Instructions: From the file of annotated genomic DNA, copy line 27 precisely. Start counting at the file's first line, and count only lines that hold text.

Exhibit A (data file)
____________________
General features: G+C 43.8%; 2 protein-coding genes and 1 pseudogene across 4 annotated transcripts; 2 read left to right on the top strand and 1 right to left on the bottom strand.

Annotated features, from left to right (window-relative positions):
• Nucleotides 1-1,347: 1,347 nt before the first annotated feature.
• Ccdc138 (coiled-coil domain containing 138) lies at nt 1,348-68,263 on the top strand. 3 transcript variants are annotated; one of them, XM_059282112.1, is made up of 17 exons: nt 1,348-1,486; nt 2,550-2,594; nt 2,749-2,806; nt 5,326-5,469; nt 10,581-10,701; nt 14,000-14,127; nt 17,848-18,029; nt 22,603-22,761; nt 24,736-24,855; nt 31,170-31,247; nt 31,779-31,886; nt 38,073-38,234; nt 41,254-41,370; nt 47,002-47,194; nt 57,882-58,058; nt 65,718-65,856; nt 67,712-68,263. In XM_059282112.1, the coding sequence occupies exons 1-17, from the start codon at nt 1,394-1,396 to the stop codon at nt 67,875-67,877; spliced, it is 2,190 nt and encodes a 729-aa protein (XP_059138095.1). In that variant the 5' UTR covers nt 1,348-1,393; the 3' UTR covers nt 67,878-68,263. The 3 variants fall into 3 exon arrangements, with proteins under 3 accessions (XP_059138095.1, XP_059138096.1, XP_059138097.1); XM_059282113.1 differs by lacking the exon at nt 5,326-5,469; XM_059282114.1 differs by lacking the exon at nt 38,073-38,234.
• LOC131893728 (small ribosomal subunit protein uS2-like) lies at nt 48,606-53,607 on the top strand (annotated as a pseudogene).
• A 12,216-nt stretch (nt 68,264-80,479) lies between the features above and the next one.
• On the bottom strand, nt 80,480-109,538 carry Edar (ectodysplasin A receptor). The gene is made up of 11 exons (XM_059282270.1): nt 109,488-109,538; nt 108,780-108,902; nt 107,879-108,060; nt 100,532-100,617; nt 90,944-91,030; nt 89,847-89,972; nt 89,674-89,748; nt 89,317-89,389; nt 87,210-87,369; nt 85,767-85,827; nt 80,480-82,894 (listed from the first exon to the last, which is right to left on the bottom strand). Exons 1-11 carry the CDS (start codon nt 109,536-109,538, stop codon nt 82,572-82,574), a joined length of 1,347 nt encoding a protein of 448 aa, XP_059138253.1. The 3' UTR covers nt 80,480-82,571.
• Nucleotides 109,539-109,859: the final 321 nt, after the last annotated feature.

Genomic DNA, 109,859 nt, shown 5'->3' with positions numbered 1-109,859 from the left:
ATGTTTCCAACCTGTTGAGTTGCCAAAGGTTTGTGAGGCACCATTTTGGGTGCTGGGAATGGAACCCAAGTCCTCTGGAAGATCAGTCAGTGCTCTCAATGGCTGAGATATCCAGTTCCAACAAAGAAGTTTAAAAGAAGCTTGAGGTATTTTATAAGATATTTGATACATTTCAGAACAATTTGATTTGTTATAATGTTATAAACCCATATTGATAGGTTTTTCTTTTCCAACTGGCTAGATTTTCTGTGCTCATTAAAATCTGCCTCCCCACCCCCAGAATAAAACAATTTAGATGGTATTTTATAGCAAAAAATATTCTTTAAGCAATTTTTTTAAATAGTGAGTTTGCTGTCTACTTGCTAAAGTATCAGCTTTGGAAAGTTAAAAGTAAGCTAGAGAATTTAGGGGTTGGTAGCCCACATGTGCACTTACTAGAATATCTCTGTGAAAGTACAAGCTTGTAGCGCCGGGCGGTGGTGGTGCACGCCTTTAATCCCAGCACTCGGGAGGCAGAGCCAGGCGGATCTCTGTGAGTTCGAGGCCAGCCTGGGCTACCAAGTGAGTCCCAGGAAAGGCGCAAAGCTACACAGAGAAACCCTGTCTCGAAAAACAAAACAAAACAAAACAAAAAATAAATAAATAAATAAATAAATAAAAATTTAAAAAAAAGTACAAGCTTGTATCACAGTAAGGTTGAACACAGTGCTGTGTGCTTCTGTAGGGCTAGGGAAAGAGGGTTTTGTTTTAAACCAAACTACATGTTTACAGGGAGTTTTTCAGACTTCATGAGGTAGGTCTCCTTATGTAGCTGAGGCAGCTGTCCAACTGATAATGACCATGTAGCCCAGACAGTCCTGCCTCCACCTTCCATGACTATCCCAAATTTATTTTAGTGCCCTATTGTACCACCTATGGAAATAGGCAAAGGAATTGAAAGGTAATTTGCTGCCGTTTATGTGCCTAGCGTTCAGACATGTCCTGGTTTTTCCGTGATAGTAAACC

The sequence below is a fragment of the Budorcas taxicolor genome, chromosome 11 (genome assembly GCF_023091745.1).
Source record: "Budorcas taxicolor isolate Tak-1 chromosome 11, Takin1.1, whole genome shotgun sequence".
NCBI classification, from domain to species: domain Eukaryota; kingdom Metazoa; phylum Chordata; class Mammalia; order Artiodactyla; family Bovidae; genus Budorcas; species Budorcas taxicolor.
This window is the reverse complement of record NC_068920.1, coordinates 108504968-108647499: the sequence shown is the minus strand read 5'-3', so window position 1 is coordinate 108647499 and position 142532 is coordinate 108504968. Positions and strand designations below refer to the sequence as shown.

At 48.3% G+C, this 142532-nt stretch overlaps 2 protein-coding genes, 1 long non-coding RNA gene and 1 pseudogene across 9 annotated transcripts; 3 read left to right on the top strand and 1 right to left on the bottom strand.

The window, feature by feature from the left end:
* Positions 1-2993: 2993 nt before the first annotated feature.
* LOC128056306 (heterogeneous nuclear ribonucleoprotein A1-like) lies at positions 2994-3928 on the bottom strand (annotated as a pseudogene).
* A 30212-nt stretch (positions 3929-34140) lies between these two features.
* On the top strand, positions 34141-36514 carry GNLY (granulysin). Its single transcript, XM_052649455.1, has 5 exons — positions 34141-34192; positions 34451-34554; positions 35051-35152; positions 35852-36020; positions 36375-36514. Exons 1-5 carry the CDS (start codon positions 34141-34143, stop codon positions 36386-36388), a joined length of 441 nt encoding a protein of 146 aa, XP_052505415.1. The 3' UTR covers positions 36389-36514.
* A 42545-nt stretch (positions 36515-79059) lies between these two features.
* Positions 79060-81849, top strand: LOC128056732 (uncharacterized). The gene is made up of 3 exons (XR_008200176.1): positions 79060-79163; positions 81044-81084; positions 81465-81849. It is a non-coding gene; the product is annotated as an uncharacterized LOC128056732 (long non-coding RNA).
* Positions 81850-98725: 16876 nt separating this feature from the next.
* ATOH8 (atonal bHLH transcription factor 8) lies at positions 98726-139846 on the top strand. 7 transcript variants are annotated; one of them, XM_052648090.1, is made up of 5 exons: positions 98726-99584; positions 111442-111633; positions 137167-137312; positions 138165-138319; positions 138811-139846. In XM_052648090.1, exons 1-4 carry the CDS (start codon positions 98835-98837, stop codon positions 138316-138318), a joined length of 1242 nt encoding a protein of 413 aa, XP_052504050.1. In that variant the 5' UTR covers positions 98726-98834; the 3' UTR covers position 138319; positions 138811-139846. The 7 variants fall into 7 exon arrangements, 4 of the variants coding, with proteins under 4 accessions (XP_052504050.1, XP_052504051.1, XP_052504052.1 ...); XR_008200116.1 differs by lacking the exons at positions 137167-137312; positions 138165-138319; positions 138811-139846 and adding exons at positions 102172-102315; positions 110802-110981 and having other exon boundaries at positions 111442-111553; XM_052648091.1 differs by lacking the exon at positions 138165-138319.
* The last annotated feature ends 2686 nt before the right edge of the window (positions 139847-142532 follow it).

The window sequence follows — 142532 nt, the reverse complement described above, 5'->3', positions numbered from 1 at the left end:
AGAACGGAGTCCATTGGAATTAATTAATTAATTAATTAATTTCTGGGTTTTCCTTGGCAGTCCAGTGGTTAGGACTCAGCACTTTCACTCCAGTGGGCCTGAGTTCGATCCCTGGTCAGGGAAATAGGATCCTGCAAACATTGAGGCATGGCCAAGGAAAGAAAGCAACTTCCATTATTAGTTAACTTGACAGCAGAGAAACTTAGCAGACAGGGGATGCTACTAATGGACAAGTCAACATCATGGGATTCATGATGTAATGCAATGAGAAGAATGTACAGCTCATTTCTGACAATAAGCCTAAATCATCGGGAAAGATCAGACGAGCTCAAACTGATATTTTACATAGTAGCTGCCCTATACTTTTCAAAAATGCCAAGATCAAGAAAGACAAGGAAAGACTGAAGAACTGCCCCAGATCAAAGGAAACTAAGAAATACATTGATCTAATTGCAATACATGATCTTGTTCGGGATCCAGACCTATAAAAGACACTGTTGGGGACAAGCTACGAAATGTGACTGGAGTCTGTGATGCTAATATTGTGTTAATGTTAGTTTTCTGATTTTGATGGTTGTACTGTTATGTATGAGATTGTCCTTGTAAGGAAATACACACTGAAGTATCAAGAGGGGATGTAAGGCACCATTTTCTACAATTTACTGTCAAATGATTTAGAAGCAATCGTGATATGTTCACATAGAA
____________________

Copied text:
AGAACGGAGTCCATTGGAATTAATTAATTAATTAATTAATTTCTGGGTTTTCCTTGGCAGTCCAGTGGTTAGGACTCAGCACTTTCACTCCAGTGGGCCTGAGTTCGATCCCTGGTCAGGGAAATAGGATCCTGCAAACATTGAGGCATGGCCAAGGAAAGAAAGCAACTTCCATTATTAGTTAACTTGACAGCAGAGAAACTTAGCAGACAGGGGATGCTACTAATGGACAAGTCAACATCATGGGATTCATGATGTAATGCAATGAGAAGAATGTACAGCTCATTTCTGACAATAAGCCTAAATCATCGGGAAAGATCAGACGAGCTCAAACTGATATTTTACATAGTAGCTGCCCTATACTTTTCAAAAATGCCAAGATCAAGAAAGACAAGGAAAGACTGAAGAACTGCCCCAGATCAAAGGAAACTAAGAAATACATTGATCTAATTGCAATACATGATCTTGTTCGGGATCCAGACCTATAAAAGACACTGTTGGGGACAAGCTACGAAATGTGACTGGAGTCTGTGATGCTAATATTGTGTTAATGTTAGTTTTCTGATTTTGATGGTTGTACTGTTATGTATGAGATTGTCCTTGTAAGGAAATACACACTGAAGTATCAAGAGGGGATGTAAGGCACCATTTTCTACAATTTACTGTCAAATGATTTAGAAGCAATCGTGATATGTTCACATAGAA